Wednesday, September 17, 2008

Rescue Dawn


Directed by Werner Herzog

One of my favorite documentaries of all time is Les Blank's "Burden of Dreams" which documents Werner Herzog attempting to film his epic "Fitzcarraldo" which tells the story of an opera enthusiat attempting to build an opera house in the middle of the Amazon. Throughout the documentary, it becomes hilariously obvious how much of a crazy artist Herzog actually was at the time, demanding that scenes be filmed in the most difficult conditions possible, at the risk of everyone's health and sanity. This Herzog is, by all accounts, largely dead and buried, having been replaced with a tamer, more gentle Werner who is now interested in making films that straddle the line between artsy and commerically viable. "Rescue Dawn" is probably the best example of this new Werner, a film that is fronted by Hollywood superstar Christian Bale and is surprisingly conventional in almost every respect.

"Rescue Dawn" tells the story of pilot Dieter, an American whose plane is shot down while flying a mission over Laos. After evading capture for a few days, he is finally nabbed by the local guerillas and brought to a jungle prison where he joins a number of other American prisoners who, Dieter finds out to his horror, have been held there for years. Being a man of action, Dieter almost immediately attempts to hatch an escape plan, an idea which is met with skepticism by his cellmate Duane and utter fear by Duane, a prisoner who is convinced that their release is imminent. The film then focuses on Dieter's attempts at hatching a viable escape plan and at the same time convincing his co-prisoners to go along with it.

Although conventional to a tee, "Rescue Dawn" benefits from strong directing by Herzog and great acting by Bale, Bill Zhan, and Jemery Davies, all of whom do their best to convey the hardships of living with basically no food in awful conditions as well as the psychological toll of being held against your will, unaware of when and if you will ever be released. The film is extremely succesful in establishing intrigue not just in regards to Dieter eventual escape but also in his rapport with his cellmates, many of whom are torn between following Dieter or ratting him out to the guards. "Rescue Dawn" does, however, suffer simply from being ultra-conventional, content with giving us the story we all expected without even a few surprises. In some ways it's a blessing that Herzog simply delivers a film that is enjoyable, intense, and exciting without delving into the politics of the time or trying to wax philosophical on the deeper meanings of armed conflict, but at the same time I expected something more from Herzog who, despite his reputation as a crazy director, is nonetheless immensely talented.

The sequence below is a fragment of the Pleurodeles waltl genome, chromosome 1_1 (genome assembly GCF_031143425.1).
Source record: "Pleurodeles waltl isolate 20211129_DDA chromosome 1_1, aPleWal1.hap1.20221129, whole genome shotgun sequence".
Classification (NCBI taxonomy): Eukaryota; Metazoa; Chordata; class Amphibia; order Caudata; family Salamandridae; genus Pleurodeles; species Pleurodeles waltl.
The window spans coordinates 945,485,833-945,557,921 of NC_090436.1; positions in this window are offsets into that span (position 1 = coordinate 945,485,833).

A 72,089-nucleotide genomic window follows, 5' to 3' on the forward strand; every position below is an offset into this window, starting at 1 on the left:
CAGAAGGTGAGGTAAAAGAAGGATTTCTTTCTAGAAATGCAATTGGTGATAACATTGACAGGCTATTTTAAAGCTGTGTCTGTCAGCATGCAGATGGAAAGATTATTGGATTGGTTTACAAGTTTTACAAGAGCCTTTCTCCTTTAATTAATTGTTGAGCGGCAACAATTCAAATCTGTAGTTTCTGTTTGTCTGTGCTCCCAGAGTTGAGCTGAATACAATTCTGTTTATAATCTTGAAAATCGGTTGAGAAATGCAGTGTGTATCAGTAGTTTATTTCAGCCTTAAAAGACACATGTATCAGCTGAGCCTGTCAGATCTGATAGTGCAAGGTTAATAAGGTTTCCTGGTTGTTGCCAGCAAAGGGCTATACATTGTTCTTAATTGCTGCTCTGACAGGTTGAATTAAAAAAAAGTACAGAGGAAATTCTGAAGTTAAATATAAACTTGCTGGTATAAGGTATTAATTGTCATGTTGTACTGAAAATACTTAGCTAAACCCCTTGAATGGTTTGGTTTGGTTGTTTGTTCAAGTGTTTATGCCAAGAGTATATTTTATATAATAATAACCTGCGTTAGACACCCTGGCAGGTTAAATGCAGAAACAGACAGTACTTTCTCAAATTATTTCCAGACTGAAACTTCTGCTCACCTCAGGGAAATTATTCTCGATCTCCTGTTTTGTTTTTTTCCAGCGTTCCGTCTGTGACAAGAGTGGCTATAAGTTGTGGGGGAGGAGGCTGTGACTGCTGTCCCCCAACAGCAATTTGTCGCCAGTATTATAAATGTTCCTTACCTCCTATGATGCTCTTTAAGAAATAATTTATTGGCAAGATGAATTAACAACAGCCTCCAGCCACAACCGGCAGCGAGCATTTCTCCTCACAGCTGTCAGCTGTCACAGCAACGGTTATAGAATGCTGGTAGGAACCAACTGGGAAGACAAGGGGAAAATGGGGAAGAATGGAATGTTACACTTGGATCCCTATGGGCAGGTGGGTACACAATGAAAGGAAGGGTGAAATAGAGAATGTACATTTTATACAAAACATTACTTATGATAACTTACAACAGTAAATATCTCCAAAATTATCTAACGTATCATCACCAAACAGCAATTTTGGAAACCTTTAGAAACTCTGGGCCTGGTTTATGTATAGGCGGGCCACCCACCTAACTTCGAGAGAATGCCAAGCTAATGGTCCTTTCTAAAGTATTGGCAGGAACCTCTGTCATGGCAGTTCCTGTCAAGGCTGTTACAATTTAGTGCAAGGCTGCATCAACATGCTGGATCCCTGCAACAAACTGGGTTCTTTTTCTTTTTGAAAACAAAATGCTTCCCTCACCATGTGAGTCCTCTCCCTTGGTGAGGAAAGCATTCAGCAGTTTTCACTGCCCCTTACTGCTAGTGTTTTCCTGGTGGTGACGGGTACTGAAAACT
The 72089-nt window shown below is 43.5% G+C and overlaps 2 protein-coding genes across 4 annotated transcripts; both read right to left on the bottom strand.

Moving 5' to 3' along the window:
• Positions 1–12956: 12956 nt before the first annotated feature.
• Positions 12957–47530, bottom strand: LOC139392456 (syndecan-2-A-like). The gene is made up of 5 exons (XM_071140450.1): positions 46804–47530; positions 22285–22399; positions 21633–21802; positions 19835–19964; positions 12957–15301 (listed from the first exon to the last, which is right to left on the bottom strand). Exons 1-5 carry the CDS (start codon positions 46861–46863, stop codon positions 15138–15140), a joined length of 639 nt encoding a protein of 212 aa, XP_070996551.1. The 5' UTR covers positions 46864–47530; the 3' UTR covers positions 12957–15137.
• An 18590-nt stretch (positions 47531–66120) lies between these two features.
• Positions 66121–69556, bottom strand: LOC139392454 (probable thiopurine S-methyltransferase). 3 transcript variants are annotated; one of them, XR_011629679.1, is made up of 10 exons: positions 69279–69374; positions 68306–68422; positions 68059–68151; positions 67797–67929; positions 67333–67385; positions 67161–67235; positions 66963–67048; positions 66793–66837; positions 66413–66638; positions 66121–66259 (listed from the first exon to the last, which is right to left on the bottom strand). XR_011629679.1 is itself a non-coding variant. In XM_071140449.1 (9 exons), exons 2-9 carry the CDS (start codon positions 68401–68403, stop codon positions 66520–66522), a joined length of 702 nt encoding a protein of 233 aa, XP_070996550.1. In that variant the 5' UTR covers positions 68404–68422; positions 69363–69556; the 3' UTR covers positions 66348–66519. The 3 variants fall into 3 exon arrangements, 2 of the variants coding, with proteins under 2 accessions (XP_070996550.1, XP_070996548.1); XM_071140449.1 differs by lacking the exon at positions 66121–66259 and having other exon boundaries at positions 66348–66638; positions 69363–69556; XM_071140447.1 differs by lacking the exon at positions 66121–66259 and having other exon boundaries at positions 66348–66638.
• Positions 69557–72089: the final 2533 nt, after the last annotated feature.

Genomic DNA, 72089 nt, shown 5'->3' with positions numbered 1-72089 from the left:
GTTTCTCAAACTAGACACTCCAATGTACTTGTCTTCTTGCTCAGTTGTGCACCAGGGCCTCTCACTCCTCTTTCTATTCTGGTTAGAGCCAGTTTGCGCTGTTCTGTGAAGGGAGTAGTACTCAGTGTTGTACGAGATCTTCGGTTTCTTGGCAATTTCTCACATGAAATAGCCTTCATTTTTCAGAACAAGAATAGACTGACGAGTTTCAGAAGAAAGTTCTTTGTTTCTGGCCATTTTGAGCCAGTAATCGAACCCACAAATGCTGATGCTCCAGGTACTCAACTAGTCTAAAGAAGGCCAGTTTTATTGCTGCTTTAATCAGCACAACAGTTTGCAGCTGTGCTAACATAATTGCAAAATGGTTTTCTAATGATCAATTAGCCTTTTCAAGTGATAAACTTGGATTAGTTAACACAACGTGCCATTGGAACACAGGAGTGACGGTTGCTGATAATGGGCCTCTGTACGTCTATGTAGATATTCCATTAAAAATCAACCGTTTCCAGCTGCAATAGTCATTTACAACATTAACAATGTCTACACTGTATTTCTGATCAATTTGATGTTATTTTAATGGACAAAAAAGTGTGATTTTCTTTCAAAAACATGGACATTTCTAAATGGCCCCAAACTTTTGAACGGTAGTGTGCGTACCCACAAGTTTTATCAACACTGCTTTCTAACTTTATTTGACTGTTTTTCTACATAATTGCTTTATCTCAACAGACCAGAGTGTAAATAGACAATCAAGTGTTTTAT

Thursday, September 4, 2008

Vengeance is Mine


Directed by Shohei Imamura

The great Shohei Imamura can never be accused of making half-assed films. All of Imamura's cinematic offerings are ambitious, complex, and painstakingly detailed, all qualities that have a distinctly double edged quality to them. In "Vengeance is Mine," Imamura strives so hard for perfection that an otherwardly brilliant character drama is reduced to a stil brilliant but just really, really, really overlong film.

"Veangeance is Mine" follows the crime spree of Iwao Enokizu (played brilliantly here by the great Ken Ogato) as he makes his way through the Japanese countryside, piling up the body count for seemingly no reason whatsoever. The story itself jumps around from his interogation to crucial moments in his life, from his wedding to a woman he eventually abandons to his numerous romantic conquests to his numerous kills and their ramifications on his day to day life. The film is told through a complex series of flashbacks and requires a fair amount of dediction to follow the course of the story since the action skips around from place to place and from one era to the next. Watching Iwao maneuver his way through life, manipulting individuals and killing without a conscience is, to say the least, creepy, but also fascinating in a morbid sort of way.

"Vengeance is Mine" like most of Immamura's films, deals with a marginalized, criminal individual living on the fringes of society, and simply sits back and watches how said individual lives. As opposed to some Immamura films, such as the wonderful "The Eel," where his protaganist, even though a criminal, is imbued with a sense or morality and decency, the hero of "Vengeance is Mine" is buoyed neither by any type of moral obligation to his family or to others and seems to opperate completely outside the bounds of "normal" human behavior. The chracter sketch that results is a fascinating one and is worth watching if nothing else than for the morbid pleasure of watching someone live life with no real moral qualms, interested only in his own survivial and satiating his most basic needs.

The genius behind "Vengeance is Mine" is undeniable and Immamura's legacy as a premier filmmaker is already well established both in Japan and abroad. Despite this, Immamura's tendency to piece together extremely disjointed films that lack any real moral core (this is a debatable stament, I know) has always left me feeling somewhat cold. My favorite Immamura film, the above mentioned "Eel," appealed to me because the main character, although attempting to remove himself from society following a vicious crime, nonetheless found himself compelled to assist those around him in their time of need, leading to a film which ended with an almost shockingly un-Immamura sense community and of the value of compassion between humans. This type of feeling was altogether lacking from "Veangeance is Mine" which made the film, for me at least, interesting without being emotionally resonent.